FEMA would have seen as much–had it bothered to look. Because of its reactive posture, it had never sent a team of damage assessors to survey the wreckage. Not until Card and the task force flew to Florida did the federal government have a true sense of the storm’s impact.
Upon landing, Card met Chiles in the Miami airport to offer federal aid. Chiles initially declined, saying that Florida could handle the emergency. It is more likely that the governor did not want to have to pay the required 10 percent of the recovery costs. Unlike the FEMA officials who took Chiles at his word, Card insisted that the damage was beyond Florida’s response capabilities, and pressed Chiles to accept massive federal aid to be delivered by a large U.S. Army presence.
After some pushing, Chiles eventually agreed. That day, Bush signed the order to send in Army troops to build shelters and provide food and medical care to the victims of the storm. The next day 3,500 troops were in southern Florida, the first of 17,000 that would eventually serve. Almost immediately, Hale says, the situation changed. “The first thing that happened was the morale improved the minute that people felt they weren’t alone, they weren’t abandoned…. You could just see people find the strength to go one more day when they were at the point of collapse.”
As life in southern Florida began its long march back to normalcy, Congress began to consider what should be done with FEMA. It was clear to many on Capitol Hill that it was time to either fix FEMA or do away with it altogether. In the fall of 1992, Senator Barbara Mikulski, then the chairman of the appropriations subcommittee with jurisdiction over FEMA’s budget, told the General Accounting Office (GAO) that it had to suggest real improvements for FEMA or else the GAO itself would see its budget slashed. Officials took the threat from Mikulski, whose subcommittee had jurisdiction over the GAO’s budget as well, very seriously. “This isn’t a member of Congress we were eager to upset,” says GAO administrator Stan Czerwinski. “She wanted this fixed and she’s a very key player in Congress for us, and we were there to help her.”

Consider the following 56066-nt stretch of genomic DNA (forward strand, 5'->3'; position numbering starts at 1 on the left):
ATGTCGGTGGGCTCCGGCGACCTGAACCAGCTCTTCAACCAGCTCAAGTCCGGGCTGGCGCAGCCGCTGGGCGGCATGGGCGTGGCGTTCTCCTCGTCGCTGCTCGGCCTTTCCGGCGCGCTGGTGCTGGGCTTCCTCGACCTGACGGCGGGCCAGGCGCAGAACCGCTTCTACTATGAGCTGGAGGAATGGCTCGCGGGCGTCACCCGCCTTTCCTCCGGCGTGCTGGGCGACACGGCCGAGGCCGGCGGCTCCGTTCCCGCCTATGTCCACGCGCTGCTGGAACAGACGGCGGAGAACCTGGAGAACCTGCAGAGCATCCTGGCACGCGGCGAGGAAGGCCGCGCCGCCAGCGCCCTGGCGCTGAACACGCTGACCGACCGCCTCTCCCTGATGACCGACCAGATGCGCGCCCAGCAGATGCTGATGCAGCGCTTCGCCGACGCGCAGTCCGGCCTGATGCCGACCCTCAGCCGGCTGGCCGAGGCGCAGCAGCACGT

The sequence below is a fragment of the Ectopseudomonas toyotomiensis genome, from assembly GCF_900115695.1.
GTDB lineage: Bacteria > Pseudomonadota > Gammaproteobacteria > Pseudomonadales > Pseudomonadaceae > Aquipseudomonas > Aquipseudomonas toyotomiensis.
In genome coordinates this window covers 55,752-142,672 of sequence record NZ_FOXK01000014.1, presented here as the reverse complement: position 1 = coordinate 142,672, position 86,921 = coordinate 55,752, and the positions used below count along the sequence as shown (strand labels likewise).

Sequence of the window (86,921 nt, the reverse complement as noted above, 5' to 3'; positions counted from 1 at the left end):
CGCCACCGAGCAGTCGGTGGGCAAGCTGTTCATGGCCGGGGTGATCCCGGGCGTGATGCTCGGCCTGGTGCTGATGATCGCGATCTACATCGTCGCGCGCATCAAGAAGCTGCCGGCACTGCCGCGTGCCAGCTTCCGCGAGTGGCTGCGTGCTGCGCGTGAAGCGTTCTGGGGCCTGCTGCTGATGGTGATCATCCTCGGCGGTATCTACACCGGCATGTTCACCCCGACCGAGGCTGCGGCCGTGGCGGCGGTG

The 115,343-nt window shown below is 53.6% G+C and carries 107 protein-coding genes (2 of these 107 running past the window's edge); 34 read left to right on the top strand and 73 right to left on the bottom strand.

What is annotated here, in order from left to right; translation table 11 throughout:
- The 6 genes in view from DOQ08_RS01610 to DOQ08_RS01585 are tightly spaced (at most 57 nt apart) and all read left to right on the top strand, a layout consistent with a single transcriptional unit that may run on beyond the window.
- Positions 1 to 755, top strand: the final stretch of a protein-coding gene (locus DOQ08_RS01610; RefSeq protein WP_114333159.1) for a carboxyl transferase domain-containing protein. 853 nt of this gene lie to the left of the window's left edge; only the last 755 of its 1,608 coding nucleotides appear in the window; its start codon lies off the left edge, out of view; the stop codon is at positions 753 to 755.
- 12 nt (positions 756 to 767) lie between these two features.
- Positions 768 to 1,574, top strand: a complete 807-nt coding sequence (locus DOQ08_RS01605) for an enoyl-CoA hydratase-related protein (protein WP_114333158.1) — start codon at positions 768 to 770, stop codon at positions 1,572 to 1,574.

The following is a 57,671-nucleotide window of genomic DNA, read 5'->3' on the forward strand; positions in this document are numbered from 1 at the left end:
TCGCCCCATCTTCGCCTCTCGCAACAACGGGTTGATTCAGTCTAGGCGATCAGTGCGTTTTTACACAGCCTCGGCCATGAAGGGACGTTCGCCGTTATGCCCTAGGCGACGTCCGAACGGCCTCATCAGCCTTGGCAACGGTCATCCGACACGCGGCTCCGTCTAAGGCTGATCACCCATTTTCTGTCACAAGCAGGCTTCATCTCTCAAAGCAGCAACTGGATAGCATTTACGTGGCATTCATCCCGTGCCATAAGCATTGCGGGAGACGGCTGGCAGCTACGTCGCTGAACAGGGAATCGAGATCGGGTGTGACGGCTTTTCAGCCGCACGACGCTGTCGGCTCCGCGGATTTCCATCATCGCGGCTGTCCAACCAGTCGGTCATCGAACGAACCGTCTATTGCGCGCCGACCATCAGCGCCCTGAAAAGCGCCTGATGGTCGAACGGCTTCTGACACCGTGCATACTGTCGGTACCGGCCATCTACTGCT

With uncommon motivation, the GAO took a tack not often found in government audits. Rather than looking at whether FEMA lived up to its own expectations, as previous studies on the agency had done, the GAO asked what the most effective and efficient role for the federal government would be in a large disaster, and how FEMA could fill that role. This common-sense shift had a profound impact. When agencies and departments pause to self-reflect, they usually ask themselves how to improve their performance in what they are already doing. Rarely do they ask, “What should we be doing in the first place?”
With this question in mind, says Jeffrey Itell, the GAO project manager who conducted the study, the answer was “a no-brainer.” FEMA’s enabling legislation, the Stafford Act, provided FEMA officials with powers that the bureaucrats didn’t exercise. “We found that without state requests, FEMA could assess the catastrophic area, assess what assistance the state needed, start mobilizing that relief, present its recommendations to the governor, and, if necessary–as Andrew Card did–get in the governor’s face to force the issue of accepting federal help. Before Hurricane Andrew, FEMA officials took almost none of these steps. Consequently, when a disaster occurred, FEMA’s relief efforts were inevitably too little, too late.”